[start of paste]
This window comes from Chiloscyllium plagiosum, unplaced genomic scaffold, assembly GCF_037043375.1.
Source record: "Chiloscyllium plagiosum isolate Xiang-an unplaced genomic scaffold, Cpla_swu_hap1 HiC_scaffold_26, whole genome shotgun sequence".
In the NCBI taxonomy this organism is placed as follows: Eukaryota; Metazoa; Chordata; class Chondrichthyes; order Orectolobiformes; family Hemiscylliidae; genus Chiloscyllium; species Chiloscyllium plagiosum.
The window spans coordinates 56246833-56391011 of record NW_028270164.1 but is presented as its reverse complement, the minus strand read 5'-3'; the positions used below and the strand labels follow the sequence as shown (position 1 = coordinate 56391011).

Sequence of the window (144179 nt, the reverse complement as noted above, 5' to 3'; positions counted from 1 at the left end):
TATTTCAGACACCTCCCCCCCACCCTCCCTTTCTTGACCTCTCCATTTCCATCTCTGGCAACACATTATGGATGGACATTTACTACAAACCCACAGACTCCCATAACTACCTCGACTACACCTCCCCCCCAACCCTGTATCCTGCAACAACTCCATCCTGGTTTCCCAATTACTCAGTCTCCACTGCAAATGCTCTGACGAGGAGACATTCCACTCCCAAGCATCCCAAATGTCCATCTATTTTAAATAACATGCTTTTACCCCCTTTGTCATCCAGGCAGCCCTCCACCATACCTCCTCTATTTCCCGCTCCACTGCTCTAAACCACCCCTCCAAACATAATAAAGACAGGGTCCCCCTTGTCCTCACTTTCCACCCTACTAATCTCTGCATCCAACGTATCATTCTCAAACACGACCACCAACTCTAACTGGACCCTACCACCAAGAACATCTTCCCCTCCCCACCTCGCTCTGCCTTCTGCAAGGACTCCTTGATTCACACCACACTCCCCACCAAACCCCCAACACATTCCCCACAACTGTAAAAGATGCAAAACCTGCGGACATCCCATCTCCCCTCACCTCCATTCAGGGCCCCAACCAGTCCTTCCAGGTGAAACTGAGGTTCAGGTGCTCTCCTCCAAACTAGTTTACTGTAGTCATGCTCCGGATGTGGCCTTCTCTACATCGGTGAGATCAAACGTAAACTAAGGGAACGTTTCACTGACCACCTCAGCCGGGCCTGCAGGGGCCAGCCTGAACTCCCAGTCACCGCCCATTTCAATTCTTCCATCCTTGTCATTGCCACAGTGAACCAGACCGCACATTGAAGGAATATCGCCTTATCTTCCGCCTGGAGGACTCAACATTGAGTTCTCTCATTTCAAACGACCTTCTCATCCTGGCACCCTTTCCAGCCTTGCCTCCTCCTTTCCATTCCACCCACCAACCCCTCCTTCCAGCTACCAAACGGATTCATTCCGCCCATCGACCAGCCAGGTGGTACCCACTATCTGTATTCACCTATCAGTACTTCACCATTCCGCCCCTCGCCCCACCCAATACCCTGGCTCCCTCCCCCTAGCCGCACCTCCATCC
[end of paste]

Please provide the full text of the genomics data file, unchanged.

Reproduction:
This window comes from Chiloscyllium plagiosum, unplaced genomic scaffold, assembly GCF_037043375.1.
Source record: "Chiloscyllium plagiosum isolate Xiang-an unplaced genomic scaffold, Cpla_swu_hap1 HiC_scaffold_26, whole genome shotgun sequence".
In the NCBI taxonomy this organism is placed as follows: Eukaryota; Metazoa; Chordata; class Chondrichthyes; order Orectolobiformes; family Hemiscylliidae; genus Chiloscyllium; species Chiloscyllium plagiosum.
The window spans coordinates 56246833-56391011 of record NW_028270164.1 but is presented as its reverse complement, the minus strand read 5'-3'; the positions used below and the strand labels follow the sequence as shown (position 1 = coordinate 56391011).

Sequence of the window (144179 nt, the reverse complement as noted above, 5' to 3'; positions counted from 1 at the left end):
TATTTCAGACACCTCCCCCCCACCCTCCCTTTCTTGACCTCTCCATTTCCATCTCTGGCAACACATTATGGATGGACATTTACTACAAACCCACAGACTCCCATAACTACCTCGACTACACCTCCCCCCCAACCCTGTATCCTGCAACAACTCCATCCTGGTTTCCCAATTACTCAGTCTCCACTGCAAATGCTCTGACGAGGAGACATTCCACTCCCAAGCATCCCAAATGTCCATCTATTTTAAATAACATGCTTTTACCCCCTTTGTCATCCAGGCAGCCCTCCACCATACCTCCTCTATTTCCCGCTCCACTGCTCTAAACCACCCCTCCAAACATAATAAAGACAGGGTCCCCCTTGTCCTCACTTTCCACCCTACTAATCTCTGCATCCAACGTATCATTCTCAAACACGACCACCAACTCTAACTGGACCCTACCACCAAGAACATCTTCCCCTCCCCACCTCGCTCTGCCTTCTGCAAGGACTCCTTGATTCACACCACACTCCCCACCAAACCCCCAACACATTCCCCACAACTGTAAAAGATGCAAAACCTGCGGACATCCCATCTCCCCTCACCTCCATTCAGGGCCCCAACCAGTCCTTCCAGGTGAAACTGAGGTTCAGGTGCTCTCCTCCAAACTAGTTTACTGTAGTCATGCTCCGGATGTGGCCTTCTCTACATCGGTGAGATCAAACGTAAACTAAGGGAACGTTTCACTGACCACCTCAGCCGGGCCTGCAGGGGCCAGCCTGAACTCCCAGTCACCGCCCATTTCAATTCTTCCATCCTTGTCATTGCCACAGTGAACCAGACCGCACATTGAAGGAATATCGCCTTATCTTCCGCCTGGAGGACTCAACATTGAGTTCTCTCATTTCAAACGACCTTCTCATCCTGGCACCCTTTCCAGCCTTGCCTCCTCCTTTCCATTCCACCCACCAACCCCTCCTTCCAGCTACCAAACGGATTCATTCCGCCCATCGACCAGCCAGGTGGTACCCACTATCTGTATTCACCTATCAGTACTTCACCATTCCGCCCCTCGCCCCACCCAATACCCTGGCTCCCTCCCCCTAGCCGCACCTCCATCC